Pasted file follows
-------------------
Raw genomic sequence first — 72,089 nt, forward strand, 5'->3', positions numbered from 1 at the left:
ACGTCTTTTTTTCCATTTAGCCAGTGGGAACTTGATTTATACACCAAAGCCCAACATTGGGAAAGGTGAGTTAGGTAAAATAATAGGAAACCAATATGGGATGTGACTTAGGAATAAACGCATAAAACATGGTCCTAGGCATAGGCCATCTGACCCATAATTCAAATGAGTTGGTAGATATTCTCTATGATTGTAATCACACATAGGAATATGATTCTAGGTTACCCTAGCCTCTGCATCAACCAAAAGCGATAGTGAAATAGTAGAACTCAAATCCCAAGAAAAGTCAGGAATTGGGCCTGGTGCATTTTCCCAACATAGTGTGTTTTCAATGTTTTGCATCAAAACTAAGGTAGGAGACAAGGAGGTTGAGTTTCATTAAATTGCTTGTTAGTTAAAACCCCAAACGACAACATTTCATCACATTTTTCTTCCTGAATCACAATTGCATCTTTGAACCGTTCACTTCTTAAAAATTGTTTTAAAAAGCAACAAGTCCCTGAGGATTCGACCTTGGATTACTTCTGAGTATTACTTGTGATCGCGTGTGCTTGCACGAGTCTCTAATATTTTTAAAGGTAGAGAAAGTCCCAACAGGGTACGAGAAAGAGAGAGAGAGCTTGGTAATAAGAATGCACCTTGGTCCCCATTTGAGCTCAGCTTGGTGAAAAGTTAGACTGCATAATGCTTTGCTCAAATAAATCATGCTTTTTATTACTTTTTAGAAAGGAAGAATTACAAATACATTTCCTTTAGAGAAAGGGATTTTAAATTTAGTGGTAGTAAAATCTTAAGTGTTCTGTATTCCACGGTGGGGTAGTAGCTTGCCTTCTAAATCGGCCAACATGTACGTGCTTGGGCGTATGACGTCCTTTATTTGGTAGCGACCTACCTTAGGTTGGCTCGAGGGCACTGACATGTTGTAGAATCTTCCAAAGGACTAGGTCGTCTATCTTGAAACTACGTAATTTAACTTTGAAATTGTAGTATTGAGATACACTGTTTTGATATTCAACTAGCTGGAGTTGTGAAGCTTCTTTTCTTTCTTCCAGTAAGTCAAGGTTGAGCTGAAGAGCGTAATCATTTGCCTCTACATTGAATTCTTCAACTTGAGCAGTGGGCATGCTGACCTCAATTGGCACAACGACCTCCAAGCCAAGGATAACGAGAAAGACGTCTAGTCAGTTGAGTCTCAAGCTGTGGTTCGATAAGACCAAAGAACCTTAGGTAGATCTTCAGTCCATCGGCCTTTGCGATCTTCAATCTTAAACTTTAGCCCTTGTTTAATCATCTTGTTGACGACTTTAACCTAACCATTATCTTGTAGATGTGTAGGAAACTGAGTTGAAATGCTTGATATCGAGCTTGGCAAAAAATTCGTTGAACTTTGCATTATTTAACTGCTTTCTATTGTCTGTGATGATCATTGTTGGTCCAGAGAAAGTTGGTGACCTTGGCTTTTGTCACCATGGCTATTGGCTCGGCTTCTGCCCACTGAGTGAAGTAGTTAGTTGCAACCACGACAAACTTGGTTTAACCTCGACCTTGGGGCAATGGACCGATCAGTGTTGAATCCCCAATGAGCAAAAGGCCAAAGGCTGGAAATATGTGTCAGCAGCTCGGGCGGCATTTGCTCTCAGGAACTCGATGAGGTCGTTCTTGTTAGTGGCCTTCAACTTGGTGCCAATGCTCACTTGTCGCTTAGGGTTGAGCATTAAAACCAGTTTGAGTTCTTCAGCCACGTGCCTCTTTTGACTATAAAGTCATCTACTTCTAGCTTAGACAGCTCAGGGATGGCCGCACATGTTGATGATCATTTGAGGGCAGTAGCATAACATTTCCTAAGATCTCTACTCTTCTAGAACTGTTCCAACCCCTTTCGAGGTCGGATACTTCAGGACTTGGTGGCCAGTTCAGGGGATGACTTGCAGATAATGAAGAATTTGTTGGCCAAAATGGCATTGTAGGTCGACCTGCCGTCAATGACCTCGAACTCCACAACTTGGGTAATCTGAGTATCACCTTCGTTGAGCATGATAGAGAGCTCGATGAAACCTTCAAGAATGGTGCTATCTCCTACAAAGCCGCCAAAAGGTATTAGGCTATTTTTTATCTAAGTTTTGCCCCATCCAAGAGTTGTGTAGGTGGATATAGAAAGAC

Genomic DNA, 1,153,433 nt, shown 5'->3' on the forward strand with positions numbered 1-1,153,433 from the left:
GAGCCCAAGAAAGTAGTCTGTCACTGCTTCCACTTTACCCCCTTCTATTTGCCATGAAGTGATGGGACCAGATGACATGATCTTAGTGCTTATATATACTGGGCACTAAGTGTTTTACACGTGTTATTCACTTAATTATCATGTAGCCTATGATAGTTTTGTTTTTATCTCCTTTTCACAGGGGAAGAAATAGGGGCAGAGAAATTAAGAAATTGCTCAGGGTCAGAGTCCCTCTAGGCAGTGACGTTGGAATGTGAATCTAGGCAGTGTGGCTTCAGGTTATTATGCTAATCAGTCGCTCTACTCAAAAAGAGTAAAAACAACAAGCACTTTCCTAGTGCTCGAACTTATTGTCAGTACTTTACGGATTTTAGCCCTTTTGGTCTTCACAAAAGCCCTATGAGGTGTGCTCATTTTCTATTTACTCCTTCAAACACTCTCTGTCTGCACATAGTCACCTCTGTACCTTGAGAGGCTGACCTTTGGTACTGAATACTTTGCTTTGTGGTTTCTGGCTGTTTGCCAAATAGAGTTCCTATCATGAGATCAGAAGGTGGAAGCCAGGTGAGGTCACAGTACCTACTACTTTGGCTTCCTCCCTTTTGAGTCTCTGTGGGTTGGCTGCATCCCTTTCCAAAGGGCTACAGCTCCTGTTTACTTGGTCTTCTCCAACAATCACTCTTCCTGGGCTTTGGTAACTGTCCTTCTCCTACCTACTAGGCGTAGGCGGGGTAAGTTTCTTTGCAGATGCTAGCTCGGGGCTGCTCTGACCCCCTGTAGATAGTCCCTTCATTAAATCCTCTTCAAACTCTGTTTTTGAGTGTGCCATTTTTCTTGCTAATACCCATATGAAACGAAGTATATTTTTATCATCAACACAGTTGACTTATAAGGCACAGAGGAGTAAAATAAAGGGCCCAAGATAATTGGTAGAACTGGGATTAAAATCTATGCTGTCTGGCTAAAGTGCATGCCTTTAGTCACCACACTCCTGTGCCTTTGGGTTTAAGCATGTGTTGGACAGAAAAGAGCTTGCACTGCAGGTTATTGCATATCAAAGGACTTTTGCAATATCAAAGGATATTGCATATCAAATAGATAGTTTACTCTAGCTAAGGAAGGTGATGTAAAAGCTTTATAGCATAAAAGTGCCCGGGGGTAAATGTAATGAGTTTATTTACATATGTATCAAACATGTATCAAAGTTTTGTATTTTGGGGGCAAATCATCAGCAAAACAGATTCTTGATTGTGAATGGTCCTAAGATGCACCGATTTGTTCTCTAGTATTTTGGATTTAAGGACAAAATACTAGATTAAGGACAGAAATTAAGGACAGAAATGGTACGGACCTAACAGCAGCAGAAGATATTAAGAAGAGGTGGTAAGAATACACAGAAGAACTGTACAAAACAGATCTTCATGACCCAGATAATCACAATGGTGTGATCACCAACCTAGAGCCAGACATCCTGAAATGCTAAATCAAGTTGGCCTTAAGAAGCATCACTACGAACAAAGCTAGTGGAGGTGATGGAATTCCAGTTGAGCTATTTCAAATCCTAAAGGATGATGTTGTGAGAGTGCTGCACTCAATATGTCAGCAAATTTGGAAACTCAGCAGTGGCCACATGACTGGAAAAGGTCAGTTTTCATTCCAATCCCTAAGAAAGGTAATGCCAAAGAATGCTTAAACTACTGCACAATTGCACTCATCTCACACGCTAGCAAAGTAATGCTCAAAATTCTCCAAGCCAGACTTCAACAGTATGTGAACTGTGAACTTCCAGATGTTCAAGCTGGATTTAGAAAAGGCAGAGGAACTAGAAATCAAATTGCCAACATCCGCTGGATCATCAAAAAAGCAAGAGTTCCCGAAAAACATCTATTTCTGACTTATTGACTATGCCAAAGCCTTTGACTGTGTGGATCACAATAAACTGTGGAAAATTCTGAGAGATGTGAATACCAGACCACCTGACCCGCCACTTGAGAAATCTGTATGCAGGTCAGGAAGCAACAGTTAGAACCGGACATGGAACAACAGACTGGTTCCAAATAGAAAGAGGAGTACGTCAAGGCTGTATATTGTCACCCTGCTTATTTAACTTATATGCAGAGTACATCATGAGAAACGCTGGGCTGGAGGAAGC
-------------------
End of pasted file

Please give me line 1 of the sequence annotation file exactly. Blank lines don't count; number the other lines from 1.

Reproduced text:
Raw genomic sequence first — 72,089 nt, forward strand, 5'->3', positions numbered from 1 at the left: